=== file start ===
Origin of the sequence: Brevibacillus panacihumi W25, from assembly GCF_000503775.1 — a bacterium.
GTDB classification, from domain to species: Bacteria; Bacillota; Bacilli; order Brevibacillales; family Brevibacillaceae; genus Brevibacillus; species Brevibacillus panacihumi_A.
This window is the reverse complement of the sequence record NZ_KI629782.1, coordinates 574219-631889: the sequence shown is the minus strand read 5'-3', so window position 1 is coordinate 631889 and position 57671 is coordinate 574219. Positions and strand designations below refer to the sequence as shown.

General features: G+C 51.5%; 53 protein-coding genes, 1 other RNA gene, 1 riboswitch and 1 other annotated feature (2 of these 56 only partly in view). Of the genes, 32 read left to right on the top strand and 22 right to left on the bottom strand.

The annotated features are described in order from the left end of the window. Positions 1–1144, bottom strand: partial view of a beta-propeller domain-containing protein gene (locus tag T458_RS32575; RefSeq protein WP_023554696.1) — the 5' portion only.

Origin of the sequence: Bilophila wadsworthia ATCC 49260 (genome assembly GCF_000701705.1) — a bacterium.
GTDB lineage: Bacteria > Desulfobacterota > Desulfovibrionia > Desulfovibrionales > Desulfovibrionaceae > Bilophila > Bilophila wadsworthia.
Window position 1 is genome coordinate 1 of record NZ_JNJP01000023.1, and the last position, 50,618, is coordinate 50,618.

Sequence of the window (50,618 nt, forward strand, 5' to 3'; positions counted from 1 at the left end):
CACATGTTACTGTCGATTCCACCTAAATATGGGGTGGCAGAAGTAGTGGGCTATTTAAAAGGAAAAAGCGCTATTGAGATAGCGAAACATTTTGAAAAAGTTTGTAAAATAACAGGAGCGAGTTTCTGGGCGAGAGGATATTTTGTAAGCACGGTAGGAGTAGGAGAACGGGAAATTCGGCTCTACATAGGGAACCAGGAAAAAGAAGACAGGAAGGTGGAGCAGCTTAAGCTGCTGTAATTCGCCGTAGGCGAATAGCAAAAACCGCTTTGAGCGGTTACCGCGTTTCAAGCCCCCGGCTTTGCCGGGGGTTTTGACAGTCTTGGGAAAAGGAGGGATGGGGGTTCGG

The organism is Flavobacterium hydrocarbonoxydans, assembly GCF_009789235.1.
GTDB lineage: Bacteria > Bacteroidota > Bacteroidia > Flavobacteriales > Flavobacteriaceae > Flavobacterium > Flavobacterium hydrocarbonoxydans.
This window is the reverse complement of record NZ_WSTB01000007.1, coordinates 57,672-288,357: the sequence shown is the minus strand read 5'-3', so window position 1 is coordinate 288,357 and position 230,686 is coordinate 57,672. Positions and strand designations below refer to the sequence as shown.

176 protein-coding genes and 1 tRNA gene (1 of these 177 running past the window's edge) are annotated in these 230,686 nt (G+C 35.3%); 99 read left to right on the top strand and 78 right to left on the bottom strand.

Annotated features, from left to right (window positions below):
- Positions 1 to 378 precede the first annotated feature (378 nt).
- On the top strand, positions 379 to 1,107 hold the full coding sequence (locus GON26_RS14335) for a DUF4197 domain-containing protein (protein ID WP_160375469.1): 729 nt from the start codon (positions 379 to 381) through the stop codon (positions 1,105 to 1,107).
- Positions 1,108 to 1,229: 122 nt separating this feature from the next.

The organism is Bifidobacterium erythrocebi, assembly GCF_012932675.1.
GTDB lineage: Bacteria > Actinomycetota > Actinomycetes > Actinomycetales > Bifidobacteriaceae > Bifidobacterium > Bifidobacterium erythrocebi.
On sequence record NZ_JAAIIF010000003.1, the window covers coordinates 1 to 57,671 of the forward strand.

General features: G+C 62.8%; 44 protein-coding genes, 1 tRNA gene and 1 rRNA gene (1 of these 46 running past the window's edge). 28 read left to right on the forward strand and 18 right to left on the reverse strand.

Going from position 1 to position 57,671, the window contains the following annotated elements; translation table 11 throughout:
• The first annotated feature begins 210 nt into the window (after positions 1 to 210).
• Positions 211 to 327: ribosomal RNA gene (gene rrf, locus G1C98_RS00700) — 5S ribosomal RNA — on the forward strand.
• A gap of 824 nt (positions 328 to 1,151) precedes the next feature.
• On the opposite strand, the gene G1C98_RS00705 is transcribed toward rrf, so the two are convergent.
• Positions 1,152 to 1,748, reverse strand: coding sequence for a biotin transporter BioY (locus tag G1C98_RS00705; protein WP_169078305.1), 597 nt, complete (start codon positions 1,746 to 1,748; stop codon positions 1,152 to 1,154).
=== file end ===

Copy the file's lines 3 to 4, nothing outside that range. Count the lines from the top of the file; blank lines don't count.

This window is the reverse complement of the sequence record NZ_KI629782.1, coordinates 574219-631889: the sequence shown is the minus strand read 5'-3', so window position 1 is coordinate 631889 and position 57671 is coordinate 574219. Positions and strand designations below refer to the sequence as shown.

General features: G+C 51.5%; 53 protein-coding genes, 1 other RNA gene, 1 riboswitch and 1 other annotated feature (2 of these 56 only partly in view). Of the genes, 32 read left to right on the top strand and 22 right to left on the bottom strand.